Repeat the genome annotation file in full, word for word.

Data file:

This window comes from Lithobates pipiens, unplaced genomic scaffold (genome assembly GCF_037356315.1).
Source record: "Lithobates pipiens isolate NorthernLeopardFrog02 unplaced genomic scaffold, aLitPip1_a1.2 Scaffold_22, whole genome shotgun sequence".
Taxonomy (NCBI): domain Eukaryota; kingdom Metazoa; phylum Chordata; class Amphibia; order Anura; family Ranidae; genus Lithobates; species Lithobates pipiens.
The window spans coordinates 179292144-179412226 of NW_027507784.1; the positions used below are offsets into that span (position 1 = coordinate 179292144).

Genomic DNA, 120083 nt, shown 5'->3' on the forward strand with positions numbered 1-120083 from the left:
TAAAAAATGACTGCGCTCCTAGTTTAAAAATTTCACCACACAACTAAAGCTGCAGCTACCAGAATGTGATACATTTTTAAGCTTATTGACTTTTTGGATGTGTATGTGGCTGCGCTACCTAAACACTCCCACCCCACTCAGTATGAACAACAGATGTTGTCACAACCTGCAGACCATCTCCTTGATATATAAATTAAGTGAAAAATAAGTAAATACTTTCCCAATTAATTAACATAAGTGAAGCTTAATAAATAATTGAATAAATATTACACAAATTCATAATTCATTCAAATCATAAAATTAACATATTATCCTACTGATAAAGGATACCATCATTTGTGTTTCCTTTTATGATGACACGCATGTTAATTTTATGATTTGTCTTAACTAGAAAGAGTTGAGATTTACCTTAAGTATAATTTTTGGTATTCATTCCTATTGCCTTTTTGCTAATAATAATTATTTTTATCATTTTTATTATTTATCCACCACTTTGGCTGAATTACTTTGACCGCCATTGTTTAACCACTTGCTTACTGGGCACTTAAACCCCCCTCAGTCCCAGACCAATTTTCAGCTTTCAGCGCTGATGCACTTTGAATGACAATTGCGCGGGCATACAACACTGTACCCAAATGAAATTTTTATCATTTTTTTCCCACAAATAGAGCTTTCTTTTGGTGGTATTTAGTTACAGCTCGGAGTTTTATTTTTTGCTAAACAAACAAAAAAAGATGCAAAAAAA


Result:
This window comes from Lithobates pipiens, unplaced genomic scaffold (genome assembly GCF_037356315.1).
Source record: "Lithobates pipiens isolate NorthernLeopardFrog02 unplaced genomic scaffold, aLitPip1_a1.2 Scaffold_22, whole genome shotgun sequence".
Taxonomy (NCBI): domain Eukaryota; kingdom Metazoa; phylum Chordata; class Amphibia; order Anura; family Ranidae; genus Lithobates; species Lithobates pipiens.
The window spans coordinates 179292144-179412226 of NW_027507784.1; the positions used below are offsets into that span (position 1 = coordinate 179292144).

Genomic DNA, 120083 nt, shown 5'->3' on the forward strand with positions numbered 1-120083 from the left:
TAAAAAATGACTGCGCTCCTAGTTTAAAAATTTCACCACACAACTAAAGCTGCAGCTACCAGAATGTGATACATTTTTAAGCTTATTGACTTTTTGGATGTGTATGTGGCTGCGCTACCTAAACACTCCCACCCCACTCAGTATGAACAACAGATGTTGTCACAACCTGCAGACCATCTCCTTGATATATAAATTAAGTGAAAAATAAGTAAATACTTTCCCAATTAATTAACATAAGTGAAGCTTAATAAATAATTGAATAAATATTACACAAATTCATAATTCATTCAAATCATAAAATTAACATATTATCCTACTGATAAAGGATACCATCATTTGTGTTTCCTTTTATGATGACACGCATGTTAATTTTATGATTTGTCTTAACTAGAAAGAGTTGAGATTTACCTTAAGTATAATTTTTGGTATTCATTCCTATTGCCTTTTTGCTAATAATAATTATTTTTATCATTTTTATTATTTATCCACCACTTTGGCTGAATTACTTTGACCGCCATTGTTTAACCACTTGCTTACTGGGCACTTAAACCCCCCTCAGTCCCAGACCAATTTTCAGCTTTCAGCGCTGATGCACTTTGAATGACAATTGCGCGGGCATACAACACTGTACCCAAATGAAATTTTTATCATTTTTTTCCCACAAATAGAGCTTTCTTTTGGTGGTATTTAGTTACAGCTCGGAGTTTTATTTTTTGCTAAACAAACAAAAAAAGATGCAAAAAAA